Calves are vulnerable to domestic dogs and potentially other smaller carnivores – red deer meat has been identified in the diet of buzzards, foxes, badgers and pine martens, although it is unclear how much represents direct predation and how much is scavenged. In his fascinating 1999 book Kia: A study of Red deer, Ian Alcock, talks of the ‘intrinsic aggression’ that Red deer hinds show towards foxes and writes:
“Foxes may kill a few Red deer calves during their first day or two, but probably after that the calves are too big for them to tackle.”
I have come across a couple of casual references to wild boar (Sus scrofa) being predators of calves, although I have been unable to track down a source for them. There are several photos online showing wild boar either feeding on a deer carcass or carrying a deer calf/fawn, but it is unclear whether the boar killed the deer or found it already dead. Nonetheless, wild boar are certainly capable of killing a deer calf and have been known to take smaller mammals such rabbits if the opportunity presents itself. However, wild boar biologist Martin Goulding recently told me:
“I am not aware of a reputable, or even anecdotal, reference reporting that wild boar will predate deer calves. There is plenty of evidence that wild boar will eat road kill deer, and wild boar are reported in eastern Europe to have driven lynx away from their deer kills.”
Calves may also be killed by their mother and at least one death on the North Block of Rum during the mid-1970s was attributed to attack by feral ponies. Outside of the UK and excluding man, wolves are probably the most significant predator of deer and there has been some work recently looking at the physical condition of the deer taken by wolves.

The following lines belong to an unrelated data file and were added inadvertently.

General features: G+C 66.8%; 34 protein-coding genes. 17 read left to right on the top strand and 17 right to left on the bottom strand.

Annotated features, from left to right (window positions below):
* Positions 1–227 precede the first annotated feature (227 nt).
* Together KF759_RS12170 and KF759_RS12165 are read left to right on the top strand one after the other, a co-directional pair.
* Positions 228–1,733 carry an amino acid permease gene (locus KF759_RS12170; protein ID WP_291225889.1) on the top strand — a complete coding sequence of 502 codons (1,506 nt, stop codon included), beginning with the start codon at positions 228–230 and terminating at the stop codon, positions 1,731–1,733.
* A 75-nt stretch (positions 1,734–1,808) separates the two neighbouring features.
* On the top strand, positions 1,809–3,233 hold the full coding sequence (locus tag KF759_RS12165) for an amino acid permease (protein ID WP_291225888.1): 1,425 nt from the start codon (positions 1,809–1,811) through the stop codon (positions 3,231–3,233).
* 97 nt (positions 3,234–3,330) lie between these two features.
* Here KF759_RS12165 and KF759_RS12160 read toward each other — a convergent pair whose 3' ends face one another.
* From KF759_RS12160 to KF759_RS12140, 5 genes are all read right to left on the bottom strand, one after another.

Selective predation by wolves
Between 1984 and 1988, Henryk Okarma of Jagiellonian University in Poland studied the carcasses of 90 deer killed by wolves during winter in the Carpathian Mountains of southeastern Poland. Okarma found that wolves predominantly killed calves and hinds, representing 44% and 40% of the total, respectively – stags were only represented in 16% of carcasses. The majority of calves were taken by wolves in the late part of the winter (i.e. February and March), with calves consisting 32% of kills in early winter and 51% in late winter – adult hinds were killed in roughly proportionate numbers during both periods. The data also showed that wolves killed ‘prime’ adults—the average ages of hinds and stags were 7.2 years and 5.3 years, respectively—with old animals (those of 10 years or above) accounting to only 13% of kills.